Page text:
In Stephen Kings book On Writing: A Memoir on the Craft he has this to say about adverbs.
The adverb is not your friend.
Adverbs … are words that modify verbs, adjectives, or other adverbs. They’re the ones that usually end in -ly. Adverbs, like the passive voice, seem to have been created with the timid writer in mind. … With adverbs, the writer usually tells us he or she is afraid he/she isn’t expressing himself/herself clearly, that he or she is not getting the point or the picture across.
Look at the following sentences and decide which one is more powerful, more charged, and more effective at conveying the message.
He quickly ran through the door to avoid being crushed.
He bolted through the door to avoid being crushed.
Just changing one word and removing another adds more power and purpose to the thought. It does the same for oral communication; allowing you to talk less and say more.
One of the first pieces of writing advice I ever got was to write fast; write so fast you don’t have time for the internal filter to take control and edit your prose.
That technique definitely comes with its advantages; allowing you to vomit your thoughts onto the page. It also comes with a lot of hiccups you need to go through and edit out.
It works well in writing, but not so well in speech because once something is spoken, it can’t be taken back.
We can plan our thoughts before speaking, but we only do it in very specific situations.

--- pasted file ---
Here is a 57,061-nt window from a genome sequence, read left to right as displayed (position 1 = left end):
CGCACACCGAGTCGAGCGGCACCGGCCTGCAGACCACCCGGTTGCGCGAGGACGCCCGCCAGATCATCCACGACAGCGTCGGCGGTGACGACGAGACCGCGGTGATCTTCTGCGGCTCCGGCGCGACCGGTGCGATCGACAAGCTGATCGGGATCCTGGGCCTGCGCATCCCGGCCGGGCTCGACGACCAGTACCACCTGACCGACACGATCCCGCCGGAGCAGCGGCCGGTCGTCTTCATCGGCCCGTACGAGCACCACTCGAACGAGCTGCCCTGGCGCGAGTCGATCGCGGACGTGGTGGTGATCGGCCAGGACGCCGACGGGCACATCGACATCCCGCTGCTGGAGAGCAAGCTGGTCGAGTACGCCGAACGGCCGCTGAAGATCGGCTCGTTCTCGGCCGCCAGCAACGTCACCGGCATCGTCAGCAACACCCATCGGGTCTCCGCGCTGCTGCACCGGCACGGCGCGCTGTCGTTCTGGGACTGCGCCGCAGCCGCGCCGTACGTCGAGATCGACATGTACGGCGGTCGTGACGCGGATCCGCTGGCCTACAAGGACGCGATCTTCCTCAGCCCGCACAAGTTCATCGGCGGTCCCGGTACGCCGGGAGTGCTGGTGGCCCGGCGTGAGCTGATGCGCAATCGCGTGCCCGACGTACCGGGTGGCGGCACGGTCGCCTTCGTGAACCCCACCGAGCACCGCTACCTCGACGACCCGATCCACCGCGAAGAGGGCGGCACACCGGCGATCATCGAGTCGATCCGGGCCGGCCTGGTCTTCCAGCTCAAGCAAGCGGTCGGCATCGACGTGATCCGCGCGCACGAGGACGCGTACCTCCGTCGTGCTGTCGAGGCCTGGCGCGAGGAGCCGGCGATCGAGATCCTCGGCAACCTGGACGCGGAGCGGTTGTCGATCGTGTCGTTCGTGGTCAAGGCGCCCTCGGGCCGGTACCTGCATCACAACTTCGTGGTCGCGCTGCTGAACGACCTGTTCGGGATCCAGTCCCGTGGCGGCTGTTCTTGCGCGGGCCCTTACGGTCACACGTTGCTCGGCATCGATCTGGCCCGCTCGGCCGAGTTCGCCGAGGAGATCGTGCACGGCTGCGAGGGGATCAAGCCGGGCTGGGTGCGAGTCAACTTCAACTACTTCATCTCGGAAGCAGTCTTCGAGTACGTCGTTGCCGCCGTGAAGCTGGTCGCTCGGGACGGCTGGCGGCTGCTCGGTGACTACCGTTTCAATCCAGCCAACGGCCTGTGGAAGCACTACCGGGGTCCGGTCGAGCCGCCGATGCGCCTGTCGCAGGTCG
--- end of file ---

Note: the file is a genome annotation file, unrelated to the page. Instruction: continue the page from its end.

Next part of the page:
For example, you’ll probably think about what you want to say when you’re in trouble and need to come up with a good excuse, but no so much when you’re arguing with friends.
We usually make it up as we go.
A few of the benefits of slowing down and planning your thoughts include:
So when I say cut ruthlessly, plan out what you’re going to say ahead of time. This’ll allow you to naturally remove filler words:
Like with all things, practice makes perfect.
Let’s look at how you can use a technique called The Paramedic Method to create powerful prose. It was first introduced in Richard Lanham’s book Revising Prose and is made of six steps:
Great writers aren’t considered great because they have a huge vocabulary, they’re considered great because they know how to communicate a message. Usually, a simple sentence gets bloated because an author wants to show off his literary prowess.
Let’s look at the paramedic method in action with an example directly from the book.
Repeating what someone else says in conversation doesn’t make you sound like a parrot; it actually proves you’re highly engaged.
The simple act of repetition shows you’ve been listening, find what they’re saying is interesting, and gently nudges them to get on with it.